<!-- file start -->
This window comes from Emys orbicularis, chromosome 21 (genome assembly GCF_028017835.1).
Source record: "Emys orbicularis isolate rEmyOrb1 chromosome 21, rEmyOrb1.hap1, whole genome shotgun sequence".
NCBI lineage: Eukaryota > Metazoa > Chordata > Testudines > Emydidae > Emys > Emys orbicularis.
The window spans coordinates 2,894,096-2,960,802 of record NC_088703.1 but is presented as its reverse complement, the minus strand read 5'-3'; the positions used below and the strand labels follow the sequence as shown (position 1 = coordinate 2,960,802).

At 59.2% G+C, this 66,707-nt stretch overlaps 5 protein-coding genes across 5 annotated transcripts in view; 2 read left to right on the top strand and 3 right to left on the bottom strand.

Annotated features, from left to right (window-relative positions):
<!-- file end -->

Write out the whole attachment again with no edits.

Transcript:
This window comes from Emys orbicularis, chromosome 21 (genome assembly GCF_028017835.1).
Source record: "Emys orbicularis isolate rEmyOrb1 chromosome 21, rEmyOrb1.hap1, whole genome shotgun sequence".
NCBI lineage: Eukaryota > Metazoa > Chordata > Testudines > Emydidae > Emys > Emys orbicularis.
The window spans coordinates 2,894,096-2,960,802 of record NC_088703.1 but is presented as its reverse complement, the minus strand read 5'-3'; the positions used below and the strand labels follow the sequence as shown (position 1 = coordinate 2,960,802).

At 59.2% G+C, this 66,707-nt stretch overlaps 5 protein-coding genes across 5 annotated transcripts in view; 2 read left to right on the top strand and 3 right to left on the bottom strand.

Annotated features, from left to right (window-relative positions):